- Focus — The word focus must be applied to both work and leisure time. Once you assume you’re going to do something for yourself, make it non-negotiable in your day, no matter what time it is. If the goal is to train during the day, be dressed, have the meal prepared from the day before, the equipment in the right place, it can make a difference. There is something that has also to go with the focus: determination. If you feel that you are losing the will to do this throughout the day, the secret may be to define that it is the first thing you do in your morning.
- Accept that unforeseen events can happen — There will always be situations that we don’t control. For instance, if a family member is sick, you may not be able to be present at a certain meeting. Just as if you have an important deadline to meet, you may not be able to go to dinner with a friend. What is important is not to allow these inevitabilities to become usual. It may be something punctual or it may end up lasting a week, but sooner or later you will be able to adjust your expectations again.
- Ask for help— Recognizing that you need support is already a big step towards success, then you’ll just need the right tools to help you recover. You decide who will be your support: a family member, friend, colleague or even a psychologist, like one of our partners on Team 24.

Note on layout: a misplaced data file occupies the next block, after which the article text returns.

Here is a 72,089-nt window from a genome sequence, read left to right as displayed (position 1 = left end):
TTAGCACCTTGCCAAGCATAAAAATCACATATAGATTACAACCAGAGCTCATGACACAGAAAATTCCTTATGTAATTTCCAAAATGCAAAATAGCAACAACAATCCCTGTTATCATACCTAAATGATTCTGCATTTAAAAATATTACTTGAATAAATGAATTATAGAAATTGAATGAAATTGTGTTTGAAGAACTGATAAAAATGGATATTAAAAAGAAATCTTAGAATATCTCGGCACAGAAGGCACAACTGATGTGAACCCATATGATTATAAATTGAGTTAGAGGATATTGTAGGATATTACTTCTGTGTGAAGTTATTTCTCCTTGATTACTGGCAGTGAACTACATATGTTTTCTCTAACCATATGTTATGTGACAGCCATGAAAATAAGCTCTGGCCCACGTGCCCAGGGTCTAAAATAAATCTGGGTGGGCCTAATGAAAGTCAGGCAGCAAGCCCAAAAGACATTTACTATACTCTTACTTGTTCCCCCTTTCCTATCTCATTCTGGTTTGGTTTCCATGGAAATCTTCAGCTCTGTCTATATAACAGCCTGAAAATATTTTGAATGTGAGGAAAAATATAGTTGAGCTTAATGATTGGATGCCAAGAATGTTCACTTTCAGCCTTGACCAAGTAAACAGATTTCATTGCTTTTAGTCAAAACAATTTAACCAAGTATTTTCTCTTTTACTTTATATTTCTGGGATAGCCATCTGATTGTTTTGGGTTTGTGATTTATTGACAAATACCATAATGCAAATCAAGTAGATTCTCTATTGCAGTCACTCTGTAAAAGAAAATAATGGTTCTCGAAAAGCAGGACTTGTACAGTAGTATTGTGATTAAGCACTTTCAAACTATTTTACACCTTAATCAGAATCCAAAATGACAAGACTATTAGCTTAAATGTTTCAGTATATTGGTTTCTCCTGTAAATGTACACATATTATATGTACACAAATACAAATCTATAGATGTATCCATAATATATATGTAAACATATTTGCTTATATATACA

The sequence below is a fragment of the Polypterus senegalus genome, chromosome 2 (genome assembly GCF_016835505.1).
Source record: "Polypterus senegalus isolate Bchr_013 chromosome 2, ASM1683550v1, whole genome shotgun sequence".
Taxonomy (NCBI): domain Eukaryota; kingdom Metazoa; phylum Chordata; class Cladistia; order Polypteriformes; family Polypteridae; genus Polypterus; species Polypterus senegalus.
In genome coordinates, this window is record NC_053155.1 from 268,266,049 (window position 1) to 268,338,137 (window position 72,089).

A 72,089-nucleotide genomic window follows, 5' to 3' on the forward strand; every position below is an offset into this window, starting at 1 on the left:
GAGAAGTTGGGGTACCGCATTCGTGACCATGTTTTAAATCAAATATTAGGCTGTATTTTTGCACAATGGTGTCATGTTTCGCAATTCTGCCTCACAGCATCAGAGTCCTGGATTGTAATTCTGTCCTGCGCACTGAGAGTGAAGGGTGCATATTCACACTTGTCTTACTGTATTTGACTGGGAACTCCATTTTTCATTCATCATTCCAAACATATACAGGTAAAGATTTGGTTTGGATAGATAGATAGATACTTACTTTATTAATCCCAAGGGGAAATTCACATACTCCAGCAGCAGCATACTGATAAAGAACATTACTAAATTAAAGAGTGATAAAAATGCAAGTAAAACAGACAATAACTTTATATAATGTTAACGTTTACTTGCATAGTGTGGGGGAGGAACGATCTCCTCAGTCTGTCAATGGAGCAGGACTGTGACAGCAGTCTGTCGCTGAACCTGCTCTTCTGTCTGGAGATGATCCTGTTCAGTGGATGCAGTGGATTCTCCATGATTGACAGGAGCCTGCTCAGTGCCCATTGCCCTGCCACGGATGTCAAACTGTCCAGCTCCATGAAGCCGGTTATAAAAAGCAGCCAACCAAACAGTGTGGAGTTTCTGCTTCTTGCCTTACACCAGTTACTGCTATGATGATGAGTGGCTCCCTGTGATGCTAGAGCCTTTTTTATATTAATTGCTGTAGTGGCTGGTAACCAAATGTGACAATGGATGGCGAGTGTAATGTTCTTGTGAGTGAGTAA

Considering that the balance exists or not, doubting what is the right term to apply, if it’s “balance”, “integration” or another, we sure have a certainty: we are the ones who must define our own goals and strategies to find what we consider to be reasonable in terms of time against the effort, to dedicate to each area of our life, in personal life or work. Regardless, each one requires dedication, planning, focus and prioritization, something that is essential to help shape our daily lives.
In practice, what we want to achieve is the feeling that we can reconcile everything without having to choose. If you’ve managed to create a routine that you’re proud of and feel happy about, you’ll know you’re on the right track. If you’re still trying, I hope some of these tips will help you find the word, solution or alternative you’re looking for.
You already know that it may not be associated with words like balance, doing nothing, wanting to do everything, where how and when. It is necessary to have your own will for this conciliation to happen and also the support from the company you work for, in order to exist a focus on promoting personal fulfilment in us. All this without the expectation that everything has to be perfect, as it is through your personal and professional fulfilment that the company will grow too.